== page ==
Occupational pesticide exposure and symptoms of attention deficit hyperactivity disorder in adolescent pesticide applicators in Egypt

Diane Rohlman, Ahmed Ismail, Matthew R. Bonner, Gaafar Abdel Rasoul, Olfat Hendy, Lizette Ortega Dickey, Kai Wang, James R. Olson

Research output: Contribution to journalArticle

Abstract

Background: Exposure to environmental chemicals, including organophosphorus pesticides, is associated with behavioral disorders such as attention deficit hyperactivity disorder (ADHD). However, the impact of occupational pesticide exposure on ADHD development in adolescents has not been examined. Objective: We examined the association between exposure to chlorpyrifos and ADHD symptoms among adolescents in Egypt. Methods: Adolescent pesticide applicators and non-applicators, 12–21 years old, participated in a 10-month longitudinal study examining health effects from pesticide exposure. Repeated urine and blood samples were collected at various time points during the 10-months to assess biomarkers of chlorpyrifos exposure (urinary trichloro-2-pyridinol or TCPy) and effect (blood acetyl cholinesterase activity and butyryl cholinesterase activity). Parents from a subset of the cohort (N = 64) completed the Short Form of Conners’ Parent Rating Scale – Revised. Poisson regressions were used to examine the associations between the number of ADHD symptoms and occupation and biomarkers. Results: Pesticide applicators had significantly more symptoms of ADHD than participants in the non-applicator group. Urinary TCPy levels were associated with increased symptoms, demonstrating a dose-response effect. Applicators with ADHD reported applying pesticides for more hours during the application season and had greater cumulative TCPy levels than participants without ADHD. One fourth of all applicators met the criteria for an ADHD diagnosis (having 6 or more reported symptoms). Conclusions: This study provides preliminary evidence of an association between occupational exposure to chlorpyrifos and ADHD symptoms among adolescent pesticide applicators in spite of its limited small sample size. There is a critical need to investigate the susceptibility of children and adolescents to repeated occupational and environmental exposures to pesticides because the developing brain may be uniquely sensitive to the neurotoxic effects of these agents.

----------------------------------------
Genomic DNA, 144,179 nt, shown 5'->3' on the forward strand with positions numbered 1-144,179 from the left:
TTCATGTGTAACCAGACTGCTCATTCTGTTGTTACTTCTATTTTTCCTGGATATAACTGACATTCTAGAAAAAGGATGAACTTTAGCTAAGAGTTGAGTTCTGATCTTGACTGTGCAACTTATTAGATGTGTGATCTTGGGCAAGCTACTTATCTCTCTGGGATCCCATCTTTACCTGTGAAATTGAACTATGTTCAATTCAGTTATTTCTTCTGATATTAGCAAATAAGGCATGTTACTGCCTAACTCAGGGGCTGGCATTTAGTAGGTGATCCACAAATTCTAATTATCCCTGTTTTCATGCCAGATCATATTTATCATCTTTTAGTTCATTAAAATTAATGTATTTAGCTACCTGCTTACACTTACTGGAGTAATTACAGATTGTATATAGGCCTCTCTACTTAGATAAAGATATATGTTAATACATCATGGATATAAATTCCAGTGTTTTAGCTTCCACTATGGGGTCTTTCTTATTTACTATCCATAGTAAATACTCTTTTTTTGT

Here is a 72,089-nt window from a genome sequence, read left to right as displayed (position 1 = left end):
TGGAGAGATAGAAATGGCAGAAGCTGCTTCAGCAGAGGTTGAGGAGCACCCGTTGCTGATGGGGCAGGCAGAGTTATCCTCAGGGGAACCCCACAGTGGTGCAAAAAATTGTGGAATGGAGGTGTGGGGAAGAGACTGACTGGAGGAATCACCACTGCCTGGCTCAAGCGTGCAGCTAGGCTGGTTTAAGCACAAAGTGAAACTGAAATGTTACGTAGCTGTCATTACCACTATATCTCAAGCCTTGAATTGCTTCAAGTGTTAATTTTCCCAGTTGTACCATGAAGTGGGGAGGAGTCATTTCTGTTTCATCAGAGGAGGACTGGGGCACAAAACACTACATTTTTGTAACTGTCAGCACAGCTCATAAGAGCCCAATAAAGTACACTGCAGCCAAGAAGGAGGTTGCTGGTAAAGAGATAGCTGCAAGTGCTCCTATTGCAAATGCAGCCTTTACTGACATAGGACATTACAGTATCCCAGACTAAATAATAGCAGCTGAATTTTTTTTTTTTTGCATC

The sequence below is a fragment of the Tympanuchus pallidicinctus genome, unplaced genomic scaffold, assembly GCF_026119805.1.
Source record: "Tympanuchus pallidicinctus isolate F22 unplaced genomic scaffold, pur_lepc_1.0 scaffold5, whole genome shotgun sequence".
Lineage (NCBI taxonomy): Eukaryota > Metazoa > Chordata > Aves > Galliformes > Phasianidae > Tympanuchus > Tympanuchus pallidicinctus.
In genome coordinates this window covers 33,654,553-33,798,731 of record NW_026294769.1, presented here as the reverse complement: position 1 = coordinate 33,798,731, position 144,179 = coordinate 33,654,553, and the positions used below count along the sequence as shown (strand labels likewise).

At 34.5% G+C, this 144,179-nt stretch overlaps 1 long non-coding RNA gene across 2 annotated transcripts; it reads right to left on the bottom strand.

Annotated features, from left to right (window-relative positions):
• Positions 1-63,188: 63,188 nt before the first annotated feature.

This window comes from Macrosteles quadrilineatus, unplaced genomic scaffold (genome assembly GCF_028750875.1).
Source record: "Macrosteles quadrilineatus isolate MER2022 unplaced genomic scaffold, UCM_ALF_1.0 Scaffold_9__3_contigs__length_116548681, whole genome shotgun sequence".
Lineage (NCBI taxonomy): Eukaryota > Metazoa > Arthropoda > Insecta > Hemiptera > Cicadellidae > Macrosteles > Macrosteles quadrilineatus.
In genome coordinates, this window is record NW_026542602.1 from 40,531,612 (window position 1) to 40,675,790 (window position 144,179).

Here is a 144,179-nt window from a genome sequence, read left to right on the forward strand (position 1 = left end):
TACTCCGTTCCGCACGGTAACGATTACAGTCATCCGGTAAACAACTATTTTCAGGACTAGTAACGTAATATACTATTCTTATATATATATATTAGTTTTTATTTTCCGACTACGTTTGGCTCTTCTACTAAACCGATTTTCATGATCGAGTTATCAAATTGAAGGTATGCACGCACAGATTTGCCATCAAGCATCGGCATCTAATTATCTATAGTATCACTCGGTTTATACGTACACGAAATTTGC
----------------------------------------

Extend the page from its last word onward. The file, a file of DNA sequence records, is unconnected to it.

Original languageEnglish (US)
Pages (from-to)1-6
Number of pages6
JournalNeuroToxicology
Volume74
DOIs
StatePublished - Sep 1 2019

Fingerprint

Applicators
Egypt
Occupational Exposure
Attention Deficit Disorder with Hyperactivity
Pesticides
Chlorpyrifos
Cholinesterases
Biomarkers
Environmental Exposure
Blood
Association reactions
Adolescent Development
Occupations
Brain
Sample Size
Longitudinal Studies
Health
Parents
Urine

Keywords

  • ADHD
  • Adolescent
  • Organophosphate pesticides

ASJC Scopus subject areas

  • Neuroscience(all)
  • Toxicology

Cite this

Occupational pesticide exposure and symptoms of attention deficit hyperactivity disorder in adolescent pesticide applicators in Egypt. / Rohlman, Diane; Ismail, Ahmed; Bonner, Matthew R.; Abdel Rasoul, Gaafar; Hendy, Olfat; Ortega Dickey, Lizette; Wang, Kai; Olson, James R.

In: NeuroToxicology, Vol. 74, 01.09.2019, p. 1-6.

Research output: Contribution to journalArticle

Rohlman, D, Ismail, A, Bonner, MR, Abdel Rasoul, G, Hendy, O, Ortega Dickey, L, Wang, K & Olson, JR 2019, 'Occupational pesticide exposure and symptoms of attention deficit hyperactivity disorder in adolescent pesticide applicators in Egypt', NeuroToxicology, vol. 74, pp. 1-6. https://doi.org/10.1016/j.neuro.2019.05.002
Rohlman, Diane ; Ismail, Ahmed ; Bonner, Matthew R. ; Abdel Rasoul, Gaafar ; Hendy, Olfat ; Ortega Dickey, Lizette ; Wang, Kai ; Olson, James R. / Occupational pesticide exposure and symptoms of attention deficit hyperactivity disorder in adolescent pesticide applicators in Egypt. In: NeuroToxicology. 2019 ; Vol. 74. pp. 1-6.